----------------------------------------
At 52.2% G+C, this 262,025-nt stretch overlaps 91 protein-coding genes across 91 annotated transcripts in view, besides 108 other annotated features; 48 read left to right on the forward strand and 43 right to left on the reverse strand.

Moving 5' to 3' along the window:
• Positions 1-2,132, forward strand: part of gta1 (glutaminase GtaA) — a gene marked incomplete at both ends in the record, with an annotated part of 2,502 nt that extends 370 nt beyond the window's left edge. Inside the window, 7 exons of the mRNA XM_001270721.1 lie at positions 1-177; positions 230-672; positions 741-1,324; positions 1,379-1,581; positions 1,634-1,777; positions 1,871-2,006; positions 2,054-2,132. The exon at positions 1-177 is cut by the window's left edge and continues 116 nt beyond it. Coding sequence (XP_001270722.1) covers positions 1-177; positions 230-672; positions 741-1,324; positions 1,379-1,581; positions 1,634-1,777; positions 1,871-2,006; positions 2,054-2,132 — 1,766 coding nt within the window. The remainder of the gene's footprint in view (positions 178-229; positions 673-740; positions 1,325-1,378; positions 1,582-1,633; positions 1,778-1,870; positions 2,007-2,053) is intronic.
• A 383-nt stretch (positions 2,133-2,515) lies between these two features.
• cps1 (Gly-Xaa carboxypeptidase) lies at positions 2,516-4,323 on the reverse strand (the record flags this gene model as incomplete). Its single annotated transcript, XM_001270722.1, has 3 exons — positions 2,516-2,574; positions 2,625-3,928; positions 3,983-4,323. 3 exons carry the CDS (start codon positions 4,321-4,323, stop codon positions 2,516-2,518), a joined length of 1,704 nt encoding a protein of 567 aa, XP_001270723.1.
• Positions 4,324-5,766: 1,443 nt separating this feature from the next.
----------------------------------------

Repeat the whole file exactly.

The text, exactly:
At 52.2% G+C, this 262,025-nt stretch overlaps 91 protein-coding genes across 91 annotated transcripts in view, besides 108 other annotated features; 48 read left to right on the forward strand and 43 right to left on the reverse strand.

Moving 5' to 3' along the window:
• Positions 1-2,132, forward strand: part of gta1 (glutaminase GtaA) — a gene marked incomplete at both ends in the record, with an annotated part of 2,502 nt that extends 370 nt beyond the window's left edge. Inside the window, 7 exons of the mRNA XM_001270721.1 lie at positions 1-177; positions 230-672; positions 741-1,324; positions 1,379-1,581; positions 1,634-1,777; positions 1,871-2,006; positions 2,054-2,132. The exon at positions 1-177 is cut by the window's left edge and continues 116 nt beyond it. Coding sequence (XP_001270722.1) covers positions 1-177; positions 230-672; positions 741-1,324; positions 1,379-1,581; positions 1,634-1,777; positions 1,871-2,006; positions 2,054-2,132 — 1,766 coding nt within the window. The remainder of the gene's footprint in view (positions 178-229; positions 673-740; positions 1,325-1,378; positions 1,582-1,633; positions 1,778-1,870; positions 2,007-2,053) is intronic.
• A 383-nt stretch (positions 2,133-2,515) lies between these two features.
• cps1 (Gly-Xaa carboxypeptidase) lies at positions 2,516-4,323 on the reverse strand (the record flags this gene model as incomplete). Its single annotated transcript, XM_001270722.1, has 3 exons — positions 2,516-2,574; positions 2,625-3,928; positions 3,983-4,323. 3 exons carry the CDS (start codon positions 4,321-4,323, stop codon positions 2,516-2,518), a joined length of 1,704 nt encoding a protein of 567 aa, XP_001270723.1.
• Positions 4,324-5,766: 1,443 nt separating this feature from the next.